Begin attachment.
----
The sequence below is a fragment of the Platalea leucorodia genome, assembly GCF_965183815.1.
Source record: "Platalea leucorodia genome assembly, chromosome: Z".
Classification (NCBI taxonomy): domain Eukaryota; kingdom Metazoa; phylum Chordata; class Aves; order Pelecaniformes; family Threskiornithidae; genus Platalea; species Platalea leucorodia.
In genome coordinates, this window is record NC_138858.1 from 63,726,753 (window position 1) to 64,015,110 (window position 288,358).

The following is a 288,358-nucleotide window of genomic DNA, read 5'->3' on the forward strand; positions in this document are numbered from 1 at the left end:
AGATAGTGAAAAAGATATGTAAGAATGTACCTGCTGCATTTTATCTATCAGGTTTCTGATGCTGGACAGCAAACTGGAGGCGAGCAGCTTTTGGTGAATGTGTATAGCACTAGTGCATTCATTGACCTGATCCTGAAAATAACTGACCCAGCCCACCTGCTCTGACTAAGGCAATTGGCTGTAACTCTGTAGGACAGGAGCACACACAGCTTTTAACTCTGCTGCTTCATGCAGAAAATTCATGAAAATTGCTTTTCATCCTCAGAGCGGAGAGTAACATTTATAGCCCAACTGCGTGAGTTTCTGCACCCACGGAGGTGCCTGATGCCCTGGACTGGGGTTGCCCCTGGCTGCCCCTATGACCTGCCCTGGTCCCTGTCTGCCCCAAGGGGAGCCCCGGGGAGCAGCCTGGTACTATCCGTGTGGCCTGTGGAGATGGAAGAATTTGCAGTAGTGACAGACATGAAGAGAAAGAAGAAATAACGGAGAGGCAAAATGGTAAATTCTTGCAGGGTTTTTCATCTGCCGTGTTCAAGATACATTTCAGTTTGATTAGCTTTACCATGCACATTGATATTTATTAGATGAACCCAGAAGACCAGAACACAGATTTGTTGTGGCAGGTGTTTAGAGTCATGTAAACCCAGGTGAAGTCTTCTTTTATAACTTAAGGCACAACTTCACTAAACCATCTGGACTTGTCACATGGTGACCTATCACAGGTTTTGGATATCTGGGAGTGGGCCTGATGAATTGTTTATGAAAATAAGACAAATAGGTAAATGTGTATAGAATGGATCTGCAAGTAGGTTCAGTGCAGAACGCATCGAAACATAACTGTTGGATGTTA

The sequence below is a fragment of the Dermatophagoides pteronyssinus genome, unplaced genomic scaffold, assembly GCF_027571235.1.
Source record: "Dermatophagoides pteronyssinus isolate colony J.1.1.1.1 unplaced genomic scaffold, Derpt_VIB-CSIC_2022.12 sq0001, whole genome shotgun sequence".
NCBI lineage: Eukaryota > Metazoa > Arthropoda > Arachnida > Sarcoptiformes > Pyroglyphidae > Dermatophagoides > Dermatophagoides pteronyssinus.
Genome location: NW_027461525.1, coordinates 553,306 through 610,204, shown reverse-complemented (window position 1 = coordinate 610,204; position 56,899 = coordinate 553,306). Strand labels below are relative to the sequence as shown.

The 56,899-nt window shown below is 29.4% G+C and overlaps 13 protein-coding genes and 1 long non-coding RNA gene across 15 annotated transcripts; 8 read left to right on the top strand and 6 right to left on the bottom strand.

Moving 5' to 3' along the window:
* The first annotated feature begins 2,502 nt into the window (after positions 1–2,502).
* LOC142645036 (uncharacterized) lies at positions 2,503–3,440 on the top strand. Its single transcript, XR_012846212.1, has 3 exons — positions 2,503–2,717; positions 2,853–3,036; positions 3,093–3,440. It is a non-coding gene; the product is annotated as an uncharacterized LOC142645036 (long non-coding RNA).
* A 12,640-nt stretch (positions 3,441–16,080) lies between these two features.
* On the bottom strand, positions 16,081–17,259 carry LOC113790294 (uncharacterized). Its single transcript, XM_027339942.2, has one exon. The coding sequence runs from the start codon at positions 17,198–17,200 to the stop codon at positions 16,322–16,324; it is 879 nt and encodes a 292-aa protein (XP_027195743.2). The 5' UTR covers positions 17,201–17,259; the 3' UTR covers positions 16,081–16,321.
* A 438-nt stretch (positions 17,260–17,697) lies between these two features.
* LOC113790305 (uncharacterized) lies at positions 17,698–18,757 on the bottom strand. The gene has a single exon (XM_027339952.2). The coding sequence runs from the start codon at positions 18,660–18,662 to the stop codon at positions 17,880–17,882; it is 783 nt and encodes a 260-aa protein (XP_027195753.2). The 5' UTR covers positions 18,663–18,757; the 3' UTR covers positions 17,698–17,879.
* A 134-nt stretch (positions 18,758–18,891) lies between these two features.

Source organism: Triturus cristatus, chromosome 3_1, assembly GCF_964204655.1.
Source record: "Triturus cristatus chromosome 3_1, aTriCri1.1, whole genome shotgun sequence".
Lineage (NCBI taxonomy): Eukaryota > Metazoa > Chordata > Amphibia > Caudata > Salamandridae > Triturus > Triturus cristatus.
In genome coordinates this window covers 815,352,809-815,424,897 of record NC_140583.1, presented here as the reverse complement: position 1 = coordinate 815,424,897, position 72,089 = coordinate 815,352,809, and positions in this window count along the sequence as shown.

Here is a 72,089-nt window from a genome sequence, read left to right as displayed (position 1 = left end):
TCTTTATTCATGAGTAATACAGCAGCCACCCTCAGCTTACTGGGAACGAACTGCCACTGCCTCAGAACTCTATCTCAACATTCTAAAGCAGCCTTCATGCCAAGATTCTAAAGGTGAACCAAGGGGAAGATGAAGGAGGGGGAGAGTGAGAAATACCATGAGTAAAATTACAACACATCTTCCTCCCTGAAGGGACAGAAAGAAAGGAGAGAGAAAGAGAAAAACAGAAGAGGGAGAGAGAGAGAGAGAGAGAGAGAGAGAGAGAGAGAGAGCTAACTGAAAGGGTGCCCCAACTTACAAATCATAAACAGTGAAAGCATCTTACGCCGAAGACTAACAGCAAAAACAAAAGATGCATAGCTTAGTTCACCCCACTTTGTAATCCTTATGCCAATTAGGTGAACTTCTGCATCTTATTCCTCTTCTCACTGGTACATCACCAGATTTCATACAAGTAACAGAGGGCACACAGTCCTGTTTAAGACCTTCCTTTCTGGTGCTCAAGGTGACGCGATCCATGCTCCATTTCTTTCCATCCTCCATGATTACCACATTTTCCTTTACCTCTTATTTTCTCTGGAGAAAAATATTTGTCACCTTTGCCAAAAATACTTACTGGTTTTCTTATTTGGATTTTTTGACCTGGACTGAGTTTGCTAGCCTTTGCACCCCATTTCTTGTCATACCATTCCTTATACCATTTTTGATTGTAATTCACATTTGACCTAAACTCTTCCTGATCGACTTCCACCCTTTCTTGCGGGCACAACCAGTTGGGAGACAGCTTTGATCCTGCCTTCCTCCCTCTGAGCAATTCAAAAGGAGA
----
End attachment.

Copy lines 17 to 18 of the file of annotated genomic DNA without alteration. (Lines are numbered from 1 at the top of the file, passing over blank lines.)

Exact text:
* A 438-nt stretch (positions 17,260–17,697) lies between these two features.
* LOC113790305 (uncharacterized) lies at positions 17,698–18,757 on the bottom strand. The gene has a single exon (XM_027339952.2). The coding sequence runs from the start codon at positions 18,660–18,662 to the stop codon at positions 17,880–17,882; it is 783 nt and encodes a 260-aa protein (XP_027195753.2). The 5' UTR covers positions 18,663–18,757; the 3' UTR covers positions 17,698–17,879.